We’re not sure but we may have just seen the biggest thing in, er, things, for a long time. It may also be a sign that we’re approaching the technological singularity.
Microsoft’s HoloLens has just been announced as an integral part of Windows 10. It’s a headset that will allow users to augment reality in their own 3D living space. It’s not completely clear how the device works but it looks like it might be a kind of combination of a virtual reality visor, like Oculus Rift (now proudly owned by Facebook) and the cancelled-this-week Google Glass, which “floats” a computer screen in the visual field of the user.
One of the tell-tale signs that we’ve reached the technological singularity, which is when the rate of progress in technology is practically vertical from our point of view - is that things will just come out of the blue and downright surprise us. It does rather look like the HoloLens might be consistent with that definition.
There’s a video below, which, if anything, undersells the HoloLens. It shows it being able to portray little cartoon characters running around a - real - living space. More importantly, it will allow users to interact with 3D objects that will appear to be in front of them.
Rather intriguingly, it seems to come already integrated in Windows 10, the new version of Windows whose adoption curve might be steeper than previous iterations not least on the grounds that it’s free. It also promises to be a better integration of a touchscreen and a desktop environment, although it’s not altogether ludicrous to think that Microsoft is placing a long bet on the ultimate computer interface being, well, waving your hands around in a 3D space, whatever that will be called. Oh, and speech as well - Cortana, Microsoft’s version of Siri - will be build into Windows ten as well.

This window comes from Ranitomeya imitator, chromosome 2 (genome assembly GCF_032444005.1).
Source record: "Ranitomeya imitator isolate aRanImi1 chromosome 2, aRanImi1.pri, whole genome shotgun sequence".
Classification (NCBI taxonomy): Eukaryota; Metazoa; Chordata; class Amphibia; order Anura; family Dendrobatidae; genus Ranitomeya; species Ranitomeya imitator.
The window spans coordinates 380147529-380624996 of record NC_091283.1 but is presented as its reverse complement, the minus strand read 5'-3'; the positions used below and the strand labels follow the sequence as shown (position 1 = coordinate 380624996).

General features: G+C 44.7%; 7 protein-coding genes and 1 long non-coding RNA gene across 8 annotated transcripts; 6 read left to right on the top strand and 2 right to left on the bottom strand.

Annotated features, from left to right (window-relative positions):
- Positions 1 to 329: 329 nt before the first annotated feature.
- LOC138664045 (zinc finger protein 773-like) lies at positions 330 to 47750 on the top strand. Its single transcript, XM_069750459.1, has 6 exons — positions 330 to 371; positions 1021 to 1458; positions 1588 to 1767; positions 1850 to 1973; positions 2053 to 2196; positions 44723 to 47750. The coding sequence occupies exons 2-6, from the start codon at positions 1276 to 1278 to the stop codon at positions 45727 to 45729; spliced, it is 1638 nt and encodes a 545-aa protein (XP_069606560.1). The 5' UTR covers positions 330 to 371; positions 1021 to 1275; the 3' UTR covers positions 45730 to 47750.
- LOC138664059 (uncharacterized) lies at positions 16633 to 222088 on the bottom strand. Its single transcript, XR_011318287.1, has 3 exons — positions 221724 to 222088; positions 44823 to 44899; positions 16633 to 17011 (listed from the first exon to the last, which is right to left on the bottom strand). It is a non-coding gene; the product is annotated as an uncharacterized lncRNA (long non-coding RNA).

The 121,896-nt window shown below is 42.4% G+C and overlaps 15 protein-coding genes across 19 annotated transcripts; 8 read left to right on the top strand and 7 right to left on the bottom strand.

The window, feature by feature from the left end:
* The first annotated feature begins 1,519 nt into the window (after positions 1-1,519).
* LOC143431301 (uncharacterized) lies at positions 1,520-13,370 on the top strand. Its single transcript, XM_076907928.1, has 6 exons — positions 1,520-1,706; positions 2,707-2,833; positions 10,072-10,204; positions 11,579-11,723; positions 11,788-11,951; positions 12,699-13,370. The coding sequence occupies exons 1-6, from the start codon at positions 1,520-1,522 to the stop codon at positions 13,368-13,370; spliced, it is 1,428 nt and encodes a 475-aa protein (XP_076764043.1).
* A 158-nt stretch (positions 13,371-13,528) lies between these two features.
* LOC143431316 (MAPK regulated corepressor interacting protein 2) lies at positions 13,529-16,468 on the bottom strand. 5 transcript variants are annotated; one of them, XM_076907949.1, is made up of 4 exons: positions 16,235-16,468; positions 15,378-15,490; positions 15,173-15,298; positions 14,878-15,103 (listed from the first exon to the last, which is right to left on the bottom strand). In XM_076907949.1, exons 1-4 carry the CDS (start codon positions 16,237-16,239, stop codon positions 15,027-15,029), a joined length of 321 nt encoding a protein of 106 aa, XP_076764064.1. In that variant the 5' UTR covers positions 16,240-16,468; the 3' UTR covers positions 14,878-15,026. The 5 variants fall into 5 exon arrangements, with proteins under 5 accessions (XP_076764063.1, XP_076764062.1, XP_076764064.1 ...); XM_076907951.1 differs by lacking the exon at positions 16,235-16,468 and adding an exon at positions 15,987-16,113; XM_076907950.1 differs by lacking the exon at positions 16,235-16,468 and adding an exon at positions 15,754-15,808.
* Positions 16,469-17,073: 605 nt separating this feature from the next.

It may be early days yet, but there is growing evidence that Virtual and Augmented reality will be the dominant space in which we will interact with computers and they will interact with us in the future. What we’ve learned today certainly adds weight to the argument that Facebook bought Oculus Rift not just because it wanted it as a plaything, but because it wanted to be in the forefront of new ways for computer and social network users to interact with each other.
And of course the more virtual reality becomes the norm, so we will have to accommodate this new paradigm in video and movie making. Although quite where we start with that is anyone’s guess.